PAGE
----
Soy fails to prevent menopausal bone loss over 2-year trial
MedWire News: Soy isolfavones were ineffective at preventing postmenopausal bone loss and menopausal symptoms , show results from a 2-year trial.
A reduced prevalence of osteoporotic fractures in Asian women has been attributed to their soy-rich diet and, in light of this, trials have tested for various effects of isoflavones derived from soy protein. Most have been limited by factors such as short duration, low isoflavone dose, few participants, and wide age and menopausal status.
The Soy Phytoestrogens As Replacement Estrogen (SPARE) study, whose results are now published in the Archives of Internal Medicine, addressed the lack of existing evidence.
The study included 248 menopausal women between 45 and 60 years of age without osteoporotic fractures, a bone mineral density (BMD) score above -2.0, and a body mass index (BMI) below 32 kg/m2. The women had no recent cancer and were not taking bone active drugs or supplements.
The participants were randomly assigned to receive either isoflavone tablets 200 mg/day or placebo for 2 years. In all, 182 women completed the study. No significant differences were found between the soy-treated patients and the placebo-treated patients regarding changes in spinal (-2.0 vs -2.3%), total hip (-1.2 vs -1.4%), or femoral neck (-2.2 vs -2.1%) BMD measured using dual-energy X-ray absorptiometry .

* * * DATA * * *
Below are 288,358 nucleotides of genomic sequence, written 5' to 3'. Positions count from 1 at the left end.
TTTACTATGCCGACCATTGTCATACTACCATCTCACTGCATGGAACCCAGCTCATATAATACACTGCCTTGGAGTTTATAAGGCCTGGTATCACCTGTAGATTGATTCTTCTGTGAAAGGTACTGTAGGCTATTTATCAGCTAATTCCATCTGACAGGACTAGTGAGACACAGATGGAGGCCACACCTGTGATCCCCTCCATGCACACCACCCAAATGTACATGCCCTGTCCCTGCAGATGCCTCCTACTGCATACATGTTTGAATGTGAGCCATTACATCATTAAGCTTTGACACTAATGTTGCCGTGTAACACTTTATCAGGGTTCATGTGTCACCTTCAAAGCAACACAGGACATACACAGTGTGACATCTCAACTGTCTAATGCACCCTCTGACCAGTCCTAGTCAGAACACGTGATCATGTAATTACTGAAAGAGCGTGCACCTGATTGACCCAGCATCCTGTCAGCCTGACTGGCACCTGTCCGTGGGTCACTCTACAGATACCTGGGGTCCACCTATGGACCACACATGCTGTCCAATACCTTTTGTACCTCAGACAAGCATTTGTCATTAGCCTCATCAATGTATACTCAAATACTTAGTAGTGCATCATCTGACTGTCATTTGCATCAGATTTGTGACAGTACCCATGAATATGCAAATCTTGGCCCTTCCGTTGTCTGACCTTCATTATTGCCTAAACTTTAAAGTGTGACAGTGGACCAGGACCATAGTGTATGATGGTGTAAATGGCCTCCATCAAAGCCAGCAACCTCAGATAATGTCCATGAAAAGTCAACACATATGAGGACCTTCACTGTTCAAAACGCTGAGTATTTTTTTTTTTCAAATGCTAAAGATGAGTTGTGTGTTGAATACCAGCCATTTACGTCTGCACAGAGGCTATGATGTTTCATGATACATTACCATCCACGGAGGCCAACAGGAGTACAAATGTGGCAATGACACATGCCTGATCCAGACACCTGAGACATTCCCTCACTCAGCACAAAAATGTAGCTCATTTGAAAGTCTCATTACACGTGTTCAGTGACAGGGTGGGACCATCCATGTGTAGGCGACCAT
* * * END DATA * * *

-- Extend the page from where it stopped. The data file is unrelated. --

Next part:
Hot flashes were significantly more frequent in the patients given the soy tablets compared with those given placebo (48.4 vs 31.7%), but no significant differences were found for any other menopausal symptoms or vaginal cytologic characteristics.
Soy was associated with a significantly increased risk for constipation compared with placebo (31.2 vs 20.6%).
"Because of concerns regarding the risk of estrogens, a need exists for alternative interventions that could provide the beneficial effects of estrogens without the adverse effects on breast or cardiovascular health," write Silvia Levis (University of Miami, Florida, USA) and colleagues.
They conclude, however, that as soy isoflavones do not prevent bone loss or menopausal symptoms, there is no evidence to suggest soy is an adequate alternative to estrogens.
In an accompanying commentary, Deborah Grady (University of California, San Francisco, USA) said the search for an alternative is limited by a lack of knowledge about the mechanisms behind hot flashes and night sweats.
Noting that it is symptoms such as these that prompt women to seek therapy, and the degree of symptom relief they experience is what matters most to patients, she wrote: "Perhaps efforts should be directed away from a one-size-fits all therapy for menopausal symptoms toward using existing treatments to target the symptoms that disturb patients the most."
By Chloe McIvor